SPADEPOKER>POKER NEWS> Analysis: Tightest hand Spraggy ever streamed?

Analysis: Tightest hand Spraggy ever streamed?

Today, together in the analysis, we will look at a very interesting hand of two well-known streamers and friends - Parker "tonkaaaa" Talbot and Ben "Spraggy" Spragg, who faced each other at the final table of the $530 Bounty Builder.

New member of our editorial staff, popular commentator and poker pro Pavel "Taška" Kellner prepared another analysis for you, in which he shed light on an interesting SCOOP hand between Parquet Talbot and Benny Spragg.

This year's SCOOP is slowly but surely approaching the finals. However, the battles continue not only in event tournaments. A good example can be thursday's $530 Bounty Builder final table on May 19. Tonkaaaa vs Spraggy, first and second on chips. The hand that decided the winner.Tonka was in a more advantageous position, as he had Spraggy to his right, so the slight chip deficit should not be that noticeable. The 17,500/35,000 blinds hand was a wild west shootout.

It all started with a standard raise from the button when Spraggy opened his pair of sixes and Tonka called from the big blind. Both players effectively played 80 big bets. So far, there has been no indication that it should be the biggest pot of the final table. Spraggy, who was broadcasting live, called for a six on the flop and it did come, along with an ace and a ten, both diamonds. The plot was taken care of. A 60% c-bet from Spraggy who definitely has a range advantage on this flop and another Tonkas call.

Another six comes on the turn, Spraggy has the poker ready, and you can hear in the attached video that it's quite possible that his opponent will bet him. The next six actually strengthens the player in the big blind more than the original raiser, but we won't see a bet from Tonka, so it's Spraggy's turn again. He continues with another beta. This time worth three quarters of the pot. Tonka just calls again.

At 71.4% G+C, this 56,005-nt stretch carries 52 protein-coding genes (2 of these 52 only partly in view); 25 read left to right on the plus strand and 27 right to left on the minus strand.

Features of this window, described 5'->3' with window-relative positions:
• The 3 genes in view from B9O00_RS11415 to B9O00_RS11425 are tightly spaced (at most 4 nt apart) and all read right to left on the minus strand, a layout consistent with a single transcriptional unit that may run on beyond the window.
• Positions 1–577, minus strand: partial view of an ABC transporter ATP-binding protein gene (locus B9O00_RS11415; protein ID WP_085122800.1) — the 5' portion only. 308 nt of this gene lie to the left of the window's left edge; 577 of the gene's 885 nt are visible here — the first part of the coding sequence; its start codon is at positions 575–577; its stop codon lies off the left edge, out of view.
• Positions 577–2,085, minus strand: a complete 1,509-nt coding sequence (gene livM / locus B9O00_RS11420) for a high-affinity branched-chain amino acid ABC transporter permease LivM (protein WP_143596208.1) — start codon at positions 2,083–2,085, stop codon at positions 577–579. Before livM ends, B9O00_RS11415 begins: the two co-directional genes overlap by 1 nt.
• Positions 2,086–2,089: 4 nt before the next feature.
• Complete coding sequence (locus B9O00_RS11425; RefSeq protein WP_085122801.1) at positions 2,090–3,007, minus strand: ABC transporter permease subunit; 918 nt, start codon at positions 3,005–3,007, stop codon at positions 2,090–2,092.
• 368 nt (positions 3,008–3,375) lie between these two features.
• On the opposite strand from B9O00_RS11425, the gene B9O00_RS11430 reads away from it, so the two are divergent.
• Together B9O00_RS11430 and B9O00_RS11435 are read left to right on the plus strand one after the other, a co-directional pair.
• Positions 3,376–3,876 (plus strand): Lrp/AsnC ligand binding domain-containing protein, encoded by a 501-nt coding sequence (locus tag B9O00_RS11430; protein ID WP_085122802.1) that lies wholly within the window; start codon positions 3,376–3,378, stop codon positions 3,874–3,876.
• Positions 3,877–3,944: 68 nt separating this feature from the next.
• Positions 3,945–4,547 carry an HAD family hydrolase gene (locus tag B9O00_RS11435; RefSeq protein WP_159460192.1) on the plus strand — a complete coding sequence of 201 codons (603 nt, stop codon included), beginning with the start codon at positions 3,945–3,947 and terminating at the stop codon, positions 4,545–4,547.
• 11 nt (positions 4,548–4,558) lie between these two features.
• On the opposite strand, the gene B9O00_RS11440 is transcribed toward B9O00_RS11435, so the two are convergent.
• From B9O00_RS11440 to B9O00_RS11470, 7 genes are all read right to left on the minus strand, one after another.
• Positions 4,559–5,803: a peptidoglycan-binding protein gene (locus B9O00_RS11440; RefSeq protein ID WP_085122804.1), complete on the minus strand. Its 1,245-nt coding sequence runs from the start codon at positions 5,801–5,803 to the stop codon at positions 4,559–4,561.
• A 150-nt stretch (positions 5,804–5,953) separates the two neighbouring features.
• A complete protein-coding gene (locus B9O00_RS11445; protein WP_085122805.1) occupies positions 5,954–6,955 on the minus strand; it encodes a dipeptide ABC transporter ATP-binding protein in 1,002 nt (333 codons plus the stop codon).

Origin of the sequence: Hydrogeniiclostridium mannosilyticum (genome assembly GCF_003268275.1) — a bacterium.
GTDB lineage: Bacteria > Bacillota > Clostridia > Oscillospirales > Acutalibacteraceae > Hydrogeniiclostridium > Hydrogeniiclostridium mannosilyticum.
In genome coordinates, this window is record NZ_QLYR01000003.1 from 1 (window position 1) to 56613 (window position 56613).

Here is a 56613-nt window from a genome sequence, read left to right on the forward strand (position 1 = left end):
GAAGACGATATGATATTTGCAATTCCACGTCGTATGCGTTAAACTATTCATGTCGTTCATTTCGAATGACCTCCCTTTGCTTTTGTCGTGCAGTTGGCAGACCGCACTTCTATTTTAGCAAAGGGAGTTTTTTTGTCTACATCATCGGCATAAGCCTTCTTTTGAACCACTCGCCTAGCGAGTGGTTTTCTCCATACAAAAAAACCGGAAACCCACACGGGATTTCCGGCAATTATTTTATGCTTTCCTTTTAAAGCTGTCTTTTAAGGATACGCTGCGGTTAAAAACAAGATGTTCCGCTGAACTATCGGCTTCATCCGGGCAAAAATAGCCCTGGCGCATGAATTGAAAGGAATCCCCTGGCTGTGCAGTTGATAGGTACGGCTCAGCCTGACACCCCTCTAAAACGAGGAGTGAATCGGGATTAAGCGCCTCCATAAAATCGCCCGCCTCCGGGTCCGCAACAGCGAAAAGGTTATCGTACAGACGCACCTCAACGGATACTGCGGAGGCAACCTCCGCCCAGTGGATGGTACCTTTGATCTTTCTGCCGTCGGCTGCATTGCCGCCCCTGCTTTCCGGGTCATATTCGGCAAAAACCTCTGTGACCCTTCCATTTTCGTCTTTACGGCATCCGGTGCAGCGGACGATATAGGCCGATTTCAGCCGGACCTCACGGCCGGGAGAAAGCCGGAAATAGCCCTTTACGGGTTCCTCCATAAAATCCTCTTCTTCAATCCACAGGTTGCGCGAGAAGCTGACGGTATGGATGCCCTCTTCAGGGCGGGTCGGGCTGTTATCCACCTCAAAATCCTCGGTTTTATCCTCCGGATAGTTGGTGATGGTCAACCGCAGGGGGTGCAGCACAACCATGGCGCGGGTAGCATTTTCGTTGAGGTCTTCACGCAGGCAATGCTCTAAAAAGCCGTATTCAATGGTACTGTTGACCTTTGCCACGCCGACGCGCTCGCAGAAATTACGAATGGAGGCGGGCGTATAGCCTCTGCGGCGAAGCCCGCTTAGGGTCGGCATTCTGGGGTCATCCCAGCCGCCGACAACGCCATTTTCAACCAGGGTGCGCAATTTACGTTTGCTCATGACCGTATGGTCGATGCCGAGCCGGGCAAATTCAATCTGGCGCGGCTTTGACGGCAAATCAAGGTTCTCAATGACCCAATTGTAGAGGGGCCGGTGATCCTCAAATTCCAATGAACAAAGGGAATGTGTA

A ten of spades lands on the river and Tonka dives into "tank mode" where after a few tens of seconds burns a barrel worth 1.152 million chips! That was more than the whole pot. Spraggy must have been smiling a lot inwardly, what was really going on. Again, a long "tank" followed, and then an all-in that could have sent Tonka out of the tournament. Here, too, we can observe a great analysis of Spraggy, who loads the opponent to the ten with something in diamonds or a bluff. Honestly, there isn't much natural bluffing on this texture, so even to me it looks like Tonka really has a full house. The question is, can he throw it away? Finally, Tonka makes the call and finds out the sad news that the opponent is better. Here I would like to dwell on Tonk's river play.

Betting with a full house from the first for more than a pot is definitely ok. I wouldn't want to call all-in, but I wouldn't want to. Are you asking why? First of all, it is difficult to come up with a bluff on the board structure again, perhaps a deleted pocket pair. However, it will really only be a few percent of cases where someone bluffs into such a big river bet all-in, especially in a first vs. second chip battle. You're actually hoping that you call for a draw and your opponent also shows a ten. But he can also have a poker six, as was the case in this case, or an ace under his hand or an ace ten. So three quarters of what the opponent holds "for value" beats you and one quarter is a split. We have to take into account the very small percentage of bluffing, but it will still be a fold for me. In any case, it is difficult to judge Tonk's final call when both players know each other very well and the so-called "next level plays and mindgames" will definitely play a factor here.

This epic hand helped Spraggy cruise to victory, nearly $34,000 in cash, and celebrate his 33rd birthday in style. What else to say? It's still true that poker is a game of mistakes and making the right decisions. In my opinion, even the "craziest fold" can eventually bring you a win or a decent income.

As always, you can vote in the comments if you could roll a Tonky fullhouse ten. Just don't be swayed by the result and my analysis. Everybody is general after a battle... Have a good time and good luck.

Source: YouTube, PS